Embracing its New England lore, writer/director/producer and composer (phew!) Frank LaLoggia shot in upstate New York, capturing the brisk autumnal setting that bellows October! One so ensconced in its own season that its impenetrable fog and brisk air adds an immersing tangibility to its chilling horror. In capturing the youth of Frankie, LaLoggia manages to alleviate much of its sinister undertones, making Lady in White the perfect send-off into the supernatural sub-genre.
9. The Witches (1990), directed by Nicolas Roeg
What do you get when you take the director Nicolas Roeg, the puppetry of Jim Henson (his last before passing away) and the nightmarish storytelling of a Roald Dahl novel about a secret clan of witches? You get one of the most sinister children’s incarnations in recent memory! At the heart of the film is a touching relationship between a precocious boy named Luke and his grandma Helga (played by Jasen Fisher and the late great Mai Zetterling) who attend a seaside resort only to have Luke cast into a mouse by the Grand High Witch (Angelica Huston).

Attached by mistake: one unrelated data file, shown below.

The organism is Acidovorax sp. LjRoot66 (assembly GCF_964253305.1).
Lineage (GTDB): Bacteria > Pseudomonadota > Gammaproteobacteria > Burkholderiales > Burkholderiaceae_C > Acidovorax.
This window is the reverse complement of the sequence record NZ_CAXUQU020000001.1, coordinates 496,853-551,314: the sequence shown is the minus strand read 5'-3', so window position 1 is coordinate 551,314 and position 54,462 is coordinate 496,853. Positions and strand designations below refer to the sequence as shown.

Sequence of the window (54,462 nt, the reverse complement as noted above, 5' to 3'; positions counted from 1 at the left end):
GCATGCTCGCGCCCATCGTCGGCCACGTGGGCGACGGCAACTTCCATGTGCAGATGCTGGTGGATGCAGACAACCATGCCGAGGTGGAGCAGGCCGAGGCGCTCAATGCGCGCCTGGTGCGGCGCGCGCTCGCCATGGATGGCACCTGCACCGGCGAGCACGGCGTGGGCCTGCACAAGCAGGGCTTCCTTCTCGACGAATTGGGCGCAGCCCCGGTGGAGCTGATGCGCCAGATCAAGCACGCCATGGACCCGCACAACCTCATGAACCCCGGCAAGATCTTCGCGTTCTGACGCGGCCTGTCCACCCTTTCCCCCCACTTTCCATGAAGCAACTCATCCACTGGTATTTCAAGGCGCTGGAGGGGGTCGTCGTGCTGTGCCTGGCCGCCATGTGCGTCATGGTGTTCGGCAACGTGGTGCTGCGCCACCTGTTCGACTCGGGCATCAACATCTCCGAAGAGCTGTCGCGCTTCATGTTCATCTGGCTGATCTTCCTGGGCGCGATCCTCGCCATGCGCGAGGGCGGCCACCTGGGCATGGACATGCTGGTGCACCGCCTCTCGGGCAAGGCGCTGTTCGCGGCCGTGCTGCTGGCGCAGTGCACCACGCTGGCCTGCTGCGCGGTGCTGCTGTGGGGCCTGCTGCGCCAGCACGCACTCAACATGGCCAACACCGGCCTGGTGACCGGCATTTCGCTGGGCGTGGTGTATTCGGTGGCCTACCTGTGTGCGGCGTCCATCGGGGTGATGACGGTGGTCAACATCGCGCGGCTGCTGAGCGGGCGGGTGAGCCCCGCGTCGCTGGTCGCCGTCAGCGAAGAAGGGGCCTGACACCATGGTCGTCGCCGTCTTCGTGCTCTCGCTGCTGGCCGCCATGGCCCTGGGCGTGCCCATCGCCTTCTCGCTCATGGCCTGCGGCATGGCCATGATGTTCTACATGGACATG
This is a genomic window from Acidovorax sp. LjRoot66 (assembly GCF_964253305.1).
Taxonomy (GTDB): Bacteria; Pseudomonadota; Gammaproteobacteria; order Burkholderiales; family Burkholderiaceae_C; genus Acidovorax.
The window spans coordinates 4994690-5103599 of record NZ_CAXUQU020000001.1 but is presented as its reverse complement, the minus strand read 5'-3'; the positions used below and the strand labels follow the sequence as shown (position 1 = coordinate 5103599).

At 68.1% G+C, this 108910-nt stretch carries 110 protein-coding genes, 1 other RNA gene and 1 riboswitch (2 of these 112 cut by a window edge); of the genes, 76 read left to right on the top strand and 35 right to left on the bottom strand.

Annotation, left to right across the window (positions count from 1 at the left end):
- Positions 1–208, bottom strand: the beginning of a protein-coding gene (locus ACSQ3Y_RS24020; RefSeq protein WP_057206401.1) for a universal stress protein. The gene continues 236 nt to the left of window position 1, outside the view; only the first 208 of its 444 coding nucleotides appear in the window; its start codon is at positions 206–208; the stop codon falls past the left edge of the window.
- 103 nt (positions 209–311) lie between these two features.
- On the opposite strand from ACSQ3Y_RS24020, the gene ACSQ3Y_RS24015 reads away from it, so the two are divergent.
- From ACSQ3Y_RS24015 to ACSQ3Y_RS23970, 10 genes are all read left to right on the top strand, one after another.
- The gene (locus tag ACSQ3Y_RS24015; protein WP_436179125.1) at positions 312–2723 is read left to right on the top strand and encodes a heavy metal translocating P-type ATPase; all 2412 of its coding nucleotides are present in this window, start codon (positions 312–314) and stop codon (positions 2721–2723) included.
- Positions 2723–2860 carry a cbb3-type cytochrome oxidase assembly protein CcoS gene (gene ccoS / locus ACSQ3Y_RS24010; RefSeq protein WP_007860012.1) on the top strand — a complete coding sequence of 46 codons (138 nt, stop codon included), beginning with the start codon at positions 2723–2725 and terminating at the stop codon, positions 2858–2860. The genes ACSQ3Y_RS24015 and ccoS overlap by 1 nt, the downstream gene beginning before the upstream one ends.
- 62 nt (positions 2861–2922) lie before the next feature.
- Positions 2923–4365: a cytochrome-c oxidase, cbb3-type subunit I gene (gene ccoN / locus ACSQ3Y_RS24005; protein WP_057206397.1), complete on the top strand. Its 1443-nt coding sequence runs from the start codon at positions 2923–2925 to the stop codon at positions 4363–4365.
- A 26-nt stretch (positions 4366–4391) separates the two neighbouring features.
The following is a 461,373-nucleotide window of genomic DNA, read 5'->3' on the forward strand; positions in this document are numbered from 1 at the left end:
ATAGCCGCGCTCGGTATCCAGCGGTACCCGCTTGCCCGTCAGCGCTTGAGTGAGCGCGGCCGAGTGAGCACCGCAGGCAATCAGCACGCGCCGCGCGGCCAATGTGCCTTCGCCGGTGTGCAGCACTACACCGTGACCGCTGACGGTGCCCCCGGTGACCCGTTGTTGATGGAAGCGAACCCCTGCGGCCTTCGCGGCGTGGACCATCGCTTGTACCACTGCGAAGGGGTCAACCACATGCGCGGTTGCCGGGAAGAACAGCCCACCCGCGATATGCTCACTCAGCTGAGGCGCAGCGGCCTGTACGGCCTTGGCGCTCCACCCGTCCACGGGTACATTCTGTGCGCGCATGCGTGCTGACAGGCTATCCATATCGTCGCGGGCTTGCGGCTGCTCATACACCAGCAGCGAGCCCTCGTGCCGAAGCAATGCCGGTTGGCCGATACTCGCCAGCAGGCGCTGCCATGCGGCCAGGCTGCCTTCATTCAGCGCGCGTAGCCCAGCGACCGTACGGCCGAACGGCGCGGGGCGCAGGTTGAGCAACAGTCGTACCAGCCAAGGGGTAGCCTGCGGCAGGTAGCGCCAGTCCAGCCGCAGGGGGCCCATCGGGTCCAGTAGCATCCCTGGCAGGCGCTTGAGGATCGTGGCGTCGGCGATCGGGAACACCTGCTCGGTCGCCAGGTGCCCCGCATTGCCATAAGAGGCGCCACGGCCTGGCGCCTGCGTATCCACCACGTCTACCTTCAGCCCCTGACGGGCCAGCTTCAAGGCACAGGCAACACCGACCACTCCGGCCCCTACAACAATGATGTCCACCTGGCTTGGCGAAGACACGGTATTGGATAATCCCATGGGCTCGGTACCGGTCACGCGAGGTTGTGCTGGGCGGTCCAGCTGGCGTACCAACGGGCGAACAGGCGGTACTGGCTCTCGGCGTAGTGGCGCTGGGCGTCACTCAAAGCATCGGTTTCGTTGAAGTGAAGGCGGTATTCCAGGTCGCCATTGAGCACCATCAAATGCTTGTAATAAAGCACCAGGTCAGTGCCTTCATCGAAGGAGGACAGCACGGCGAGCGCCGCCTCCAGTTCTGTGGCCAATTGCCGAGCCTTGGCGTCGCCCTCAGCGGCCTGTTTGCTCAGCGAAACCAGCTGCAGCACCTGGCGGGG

Nicolas Roeg, who previously spellbound audiences with his psychological horror masterpiece Don’t Look Now (1973), utilizes similar fish-eye lends to give off a terrifyingly dizzy look, one that causes the English country side to twist in horror. However, it’s the magic of Jim Henson’s Creature Shop that helps turn The Witches into one of the most frightening adaptations in the history cinema, as Angelica Huston’s Grand High Witch peels off her skin and reveals a terrifying and haggard face that will haunt children and adults alike.
8. Watership Down (1978), directed by Martin Rosen
Now I know what you might be thinking; how can an animated tale about rabbits, based on a novel by Richard Adams, be on such a list? Don’t be fooled. Watership Down is a stark, terrifying film that exudes a sense of cold isolation that few animated films do. Set in a once harmonious world that’s now ravaged by famine, Adam’s adaptation follows a group of rabbits as they begin their exodus in search of a new, more prosperous home. In pursuit are vicious and cruel rabbits hell-bent on stopping them, giving the film its underlying sense of dread.